Ever since its sneak attack back in February, we’ve only discovered further details of OS X Mountain Lion through leaks from Mac developers -- that is, until Monday, when the WWDC 2012 keynote offered up the rest of the details, including a price and rough release date.
Cheap, plastic, and good enough: not the best descriptors for something you want to use with your Mac. But AOC’s 16-inch USB monitor, the less than charmingly named E1649FWU, really is “good enough.” It’s an OK second monitor for a laptop. It’s light and the kickstand folds flush with the case, if you want to bring it to a small presentation. It doesn’t need a power cord, the height of convenience. And you can find it online for just $100. But for a price that affordable, you can’t have everything.
There are times when your Mac may misbehave and refuse to boot into OS X. You may get a sad Mac face, an audible beep, or another ailment keeping your Mac from properly booting. When this happens, you can troubleshoot your Mac by using boot options to run an Apple Hardware Test, or booting with extensions disabled. Sometimes, launching your Mac this way can help save you a trip to the Apple Store. Don’t panic when this happens to your Mac. Instead, turn to this guide in which we explain all of the various boot options in OS X that may help return your Mac to normal.
With Lion, we got Launchpad, and though it's under utilized, its lack of customatization options makes it a little finicky to use. But, if you download Launchpad Control, you can sort, hide/unhide, and reorder your applications within Launchpad easily. This little app makes it easy to manually organize your apps in Launchpad.
Apple is famous for the phrase "Think Different", but when it comes to its own products I reckon "Think Simple" would be a better description. In an industry where all too often the value of a product is judged by the number of acronyms on its spec sheet, Apple takes a very different approach. To Apple, what matters isn’t what the product contains but how well it works. If keeping things simple means skipping supposedly must-have features, then so be it: the iPhone didn’t get cut and paste for the best part of three years.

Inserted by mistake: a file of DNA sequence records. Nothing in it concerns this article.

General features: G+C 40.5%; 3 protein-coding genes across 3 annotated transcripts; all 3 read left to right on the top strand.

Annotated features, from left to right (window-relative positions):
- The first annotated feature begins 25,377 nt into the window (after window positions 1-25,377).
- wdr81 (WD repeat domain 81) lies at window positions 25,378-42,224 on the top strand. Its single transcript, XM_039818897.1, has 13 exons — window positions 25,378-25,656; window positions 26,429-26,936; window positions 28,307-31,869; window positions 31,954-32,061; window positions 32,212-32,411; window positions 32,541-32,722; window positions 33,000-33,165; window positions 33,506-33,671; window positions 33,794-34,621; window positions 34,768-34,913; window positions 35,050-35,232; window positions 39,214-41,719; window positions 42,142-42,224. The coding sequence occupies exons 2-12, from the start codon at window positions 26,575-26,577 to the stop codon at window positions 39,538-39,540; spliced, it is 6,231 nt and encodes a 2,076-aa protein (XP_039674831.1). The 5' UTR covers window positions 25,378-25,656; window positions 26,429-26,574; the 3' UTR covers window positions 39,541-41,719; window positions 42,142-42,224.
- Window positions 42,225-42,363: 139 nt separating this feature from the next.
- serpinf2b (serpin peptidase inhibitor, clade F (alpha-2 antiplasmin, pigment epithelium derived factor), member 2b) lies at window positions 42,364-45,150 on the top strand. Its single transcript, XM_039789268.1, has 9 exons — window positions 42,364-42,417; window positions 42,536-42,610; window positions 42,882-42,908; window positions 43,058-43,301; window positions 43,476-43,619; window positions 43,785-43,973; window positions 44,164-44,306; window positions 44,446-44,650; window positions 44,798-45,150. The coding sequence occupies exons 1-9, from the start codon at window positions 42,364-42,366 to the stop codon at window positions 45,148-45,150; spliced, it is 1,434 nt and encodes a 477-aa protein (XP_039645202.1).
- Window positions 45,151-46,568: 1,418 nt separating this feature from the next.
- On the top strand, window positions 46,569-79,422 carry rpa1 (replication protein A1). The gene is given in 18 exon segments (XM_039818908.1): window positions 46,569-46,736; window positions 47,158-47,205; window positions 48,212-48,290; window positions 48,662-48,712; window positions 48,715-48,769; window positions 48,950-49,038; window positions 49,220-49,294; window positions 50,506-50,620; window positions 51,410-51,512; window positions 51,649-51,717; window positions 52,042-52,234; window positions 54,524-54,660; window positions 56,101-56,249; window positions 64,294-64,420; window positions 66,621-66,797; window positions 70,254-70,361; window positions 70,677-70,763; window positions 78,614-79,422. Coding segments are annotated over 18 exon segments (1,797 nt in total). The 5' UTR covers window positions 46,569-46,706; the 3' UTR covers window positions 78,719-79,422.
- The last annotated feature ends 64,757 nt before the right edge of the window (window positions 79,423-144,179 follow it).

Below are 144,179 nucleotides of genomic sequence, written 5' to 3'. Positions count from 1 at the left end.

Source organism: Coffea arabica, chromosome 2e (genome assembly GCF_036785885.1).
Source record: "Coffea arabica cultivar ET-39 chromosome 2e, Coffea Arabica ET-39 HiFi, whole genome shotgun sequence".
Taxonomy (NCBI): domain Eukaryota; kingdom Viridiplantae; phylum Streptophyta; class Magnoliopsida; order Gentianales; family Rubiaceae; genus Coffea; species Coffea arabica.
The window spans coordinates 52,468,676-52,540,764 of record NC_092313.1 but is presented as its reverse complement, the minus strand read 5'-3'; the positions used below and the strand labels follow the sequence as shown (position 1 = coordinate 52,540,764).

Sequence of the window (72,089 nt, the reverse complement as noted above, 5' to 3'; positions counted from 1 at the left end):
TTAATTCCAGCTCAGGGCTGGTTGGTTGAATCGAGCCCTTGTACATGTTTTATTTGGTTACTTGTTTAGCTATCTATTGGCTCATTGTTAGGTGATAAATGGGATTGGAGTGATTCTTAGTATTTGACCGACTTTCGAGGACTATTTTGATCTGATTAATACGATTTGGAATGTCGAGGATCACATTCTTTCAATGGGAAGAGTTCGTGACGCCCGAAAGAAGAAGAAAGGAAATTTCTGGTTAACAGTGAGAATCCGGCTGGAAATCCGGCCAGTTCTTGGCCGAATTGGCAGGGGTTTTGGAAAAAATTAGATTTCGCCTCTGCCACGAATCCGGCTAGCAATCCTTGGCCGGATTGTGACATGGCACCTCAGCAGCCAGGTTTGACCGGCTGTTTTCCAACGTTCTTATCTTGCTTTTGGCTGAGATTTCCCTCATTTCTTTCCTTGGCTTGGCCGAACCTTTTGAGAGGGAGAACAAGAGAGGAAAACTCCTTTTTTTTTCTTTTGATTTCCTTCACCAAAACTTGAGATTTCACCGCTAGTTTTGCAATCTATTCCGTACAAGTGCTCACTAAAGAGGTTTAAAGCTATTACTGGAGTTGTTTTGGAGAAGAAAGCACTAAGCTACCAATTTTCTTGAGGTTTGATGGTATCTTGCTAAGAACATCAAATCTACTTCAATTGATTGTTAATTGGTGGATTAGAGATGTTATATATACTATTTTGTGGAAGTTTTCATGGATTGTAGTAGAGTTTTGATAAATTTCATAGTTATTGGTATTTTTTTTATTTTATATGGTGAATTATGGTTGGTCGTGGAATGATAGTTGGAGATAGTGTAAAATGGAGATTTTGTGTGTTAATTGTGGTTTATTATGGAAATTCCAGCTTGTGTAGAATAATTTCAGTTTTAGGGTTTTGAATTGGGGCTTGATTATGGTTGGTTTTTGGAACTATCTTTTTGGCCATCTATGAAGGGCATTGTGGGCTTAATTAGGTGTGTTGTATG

Apple calls OS X “The most advanced operating system in the world,” but really they could have called it the most beautiful and few people would have objected. OS X is full of little design touches that have redefined what people expect from a personal computer, and which complement the gorgeous Jonathan Ive-designed Macs that it runs on perfectly. In fact, you can’t (legally) install the operating system on anything but a Mac, so the two are forever entwined – and that gives Apple advantages that other computer manufacturers simply don’t have. With Apple’s latest MacBook Air, for example, you’ll find special keys on the keyboard that link specifically to new functions in OS X Lion, such as Mission Control.
It’s been quite a month for cloud services -- LogMeIn unleashed its new invite-only Cubby service back on April 12, and this week saw the arrival of both Microsoft SkyDrive and Google Cloud onto our Macs. Curious about which one is right for you? We’ll help make sense of these freshmen cloud players.
In what has to be one of the worst-kept secrets in Google history, the search giant finally opened the garage doors and let Google Drive go for a spin onto computers and Android devices, with an iOS client yet to come.
Are you tired of applications launching automatically when you start your Mac? Don’t like having a slew of background applications causing your system to slow down? You can remove those Startup items from launching and bogging down your performance. It's easy to do, and all it takes is a few simple tweaks in the System Preferences.